Stanford has a thing about birthday suits.
From the rogue body-painters at FMOTQ to the scantily-clad (if clad at all) party-goers at Synergy‘s infamous Halloween party, it seems that many Stanford students’ clothing preferences consist of, well, none at all. Chi Theta Chi’s special dinner showers are common knowledge, featured among other Stanford traditions here in Stanford Magazine. With Foam Party and Exotic Erotic on the horizon, it might seem that there’s more than enough substantiation for the rumored “clothing optional” policy at Stanford.
But as a fact-guzzling and info-spewing tour guide, I found myself determined to find the truth about this mythical policy.
And let me tell you, the truth is hard to find.
There’s no explicit “rules” page on the Stanford website. Anywhere. After about ten minutes of Googling, I came to a bizarre realization: I have no idea what rules actually dictate my behavior at Stanford. Beyond the relatively vague Honor Code and Fundamental Standard (both important and relevant, don’t get me wrong), I had to sift through a quagmire of outdated webpages, UAL newsletters, 404 Not Found’s, and bizarre CollegeConfidential threads to find any actual rules. Call me naive, but something about that seems wrong.
Anyways. NUDITY! The reason you’re reading this post!
I can almost hear the cheers from Synergy in the distance. But before you start shedding your clothing and forming jam circles, let me warn you: Stanford still has to adhere to state and federal laws. And indecent exposure is no laughing matter. Beyond fines and imprisonment, indecent exposers often must register as lifetime sex offenders. And though not explicitly banned, nudity at Stanford treads a fine line between goofy Stanford antics and the very serious issue of sexual harassment.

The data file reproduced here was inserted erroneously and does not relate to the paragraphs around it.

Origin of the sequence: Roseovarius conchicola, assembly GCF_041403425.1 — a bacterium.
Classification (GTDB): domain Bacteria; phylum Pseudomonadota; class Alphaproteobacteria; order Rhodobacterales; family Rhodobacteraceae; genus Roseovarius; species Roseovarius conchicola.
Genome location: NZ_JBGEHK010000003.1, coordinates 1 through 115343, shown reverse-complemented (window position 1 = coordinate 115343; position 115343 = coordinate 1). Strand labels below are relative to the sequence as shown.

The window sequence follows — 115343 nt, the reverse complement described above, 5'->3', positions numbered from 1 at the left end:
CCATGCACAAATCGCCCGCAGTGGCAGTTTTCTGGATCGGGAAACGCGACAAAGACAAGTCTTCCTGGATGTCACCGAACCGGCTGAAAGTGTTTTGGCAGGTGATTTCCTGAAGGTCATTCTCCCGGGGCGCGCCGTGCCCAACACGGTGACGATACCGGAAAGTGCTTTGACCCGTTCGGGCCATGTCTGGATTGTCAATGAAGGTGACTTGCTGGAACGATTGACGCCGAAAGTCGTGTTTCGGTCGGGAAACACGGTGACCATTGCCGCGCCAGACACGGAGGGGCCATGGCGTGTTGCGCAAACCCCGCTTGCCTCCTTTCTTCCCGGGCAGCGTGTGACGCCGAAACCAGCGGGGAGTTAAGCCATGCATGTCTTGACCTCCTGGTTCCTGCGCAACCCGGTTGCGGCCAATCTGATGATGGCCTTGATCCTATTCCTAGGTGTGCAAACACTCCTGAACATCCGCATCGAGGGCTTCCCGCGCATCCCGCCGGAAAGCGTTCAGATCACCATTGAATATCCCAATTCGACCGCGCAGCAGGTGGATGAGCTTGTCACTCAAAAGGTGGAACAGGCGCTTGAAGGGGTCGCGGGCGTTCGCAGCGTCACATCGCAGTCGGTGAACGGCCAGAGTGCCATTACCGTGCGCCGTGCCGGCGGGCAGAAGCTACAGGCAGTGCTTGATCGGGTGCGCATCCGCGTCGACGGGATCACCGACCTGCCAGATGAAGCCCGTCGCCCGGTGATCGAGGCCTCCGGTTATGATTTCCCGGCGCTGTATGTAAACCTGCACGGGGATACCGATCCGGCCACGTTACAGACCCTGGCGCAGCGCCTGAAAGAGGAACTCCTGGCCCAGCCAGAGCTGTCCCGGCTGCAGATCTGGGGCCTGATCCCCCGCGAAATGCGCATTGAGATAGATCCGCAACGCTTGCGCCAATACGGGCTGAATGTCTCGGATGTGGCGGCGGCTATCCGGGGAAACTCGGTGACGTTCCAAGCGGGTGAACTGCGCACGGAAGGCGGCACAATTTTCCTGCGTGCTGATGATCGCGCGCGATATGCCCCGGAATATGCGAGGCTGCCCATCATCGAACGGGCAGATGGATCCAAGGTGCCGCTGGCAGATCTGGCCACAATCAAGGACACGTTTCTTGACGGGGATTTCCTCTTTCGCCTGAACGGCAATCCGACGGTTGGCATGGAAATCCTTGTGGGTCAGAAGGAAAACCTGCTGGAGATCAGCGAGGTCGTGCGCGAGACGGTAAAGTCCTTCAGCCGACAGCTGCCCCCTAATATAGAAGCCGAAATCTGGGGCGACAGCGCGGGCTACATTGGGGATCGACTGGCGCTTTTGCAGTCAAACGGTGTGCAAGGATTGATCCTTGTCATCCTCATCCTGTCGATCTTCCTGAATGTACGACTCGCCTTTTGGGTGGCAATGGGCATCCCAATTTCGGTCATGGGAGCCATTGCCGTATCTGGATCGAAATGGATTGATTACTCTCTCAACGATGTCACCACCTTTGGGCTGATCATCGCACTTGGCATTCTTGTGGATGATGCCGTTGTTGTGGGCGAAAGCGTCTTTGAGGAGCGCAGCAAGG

So we’re not clothing-optional after all?
Yes and no. Leniency on the part of law enforcement in recent cases such as the Sweat-Free sit-ins indicates that, when not conducted disrespectfully or with violent intent, nudity on campus usually can slide. And sometimes, it can even be used to promote social causes. The Sweat-Free students weren’t wearing anything because they vowed not to wear clothing produced by sweatshops. None of the naked students were arrested.
So, Stanford students, the choice is yours. Bare all if it pleases you to do so. Whether clad or not, it is ALWAYS your responsibility to behave towards those around you with respect.
I have but one request for the clothing-optional among you:
Please wear sunscreen.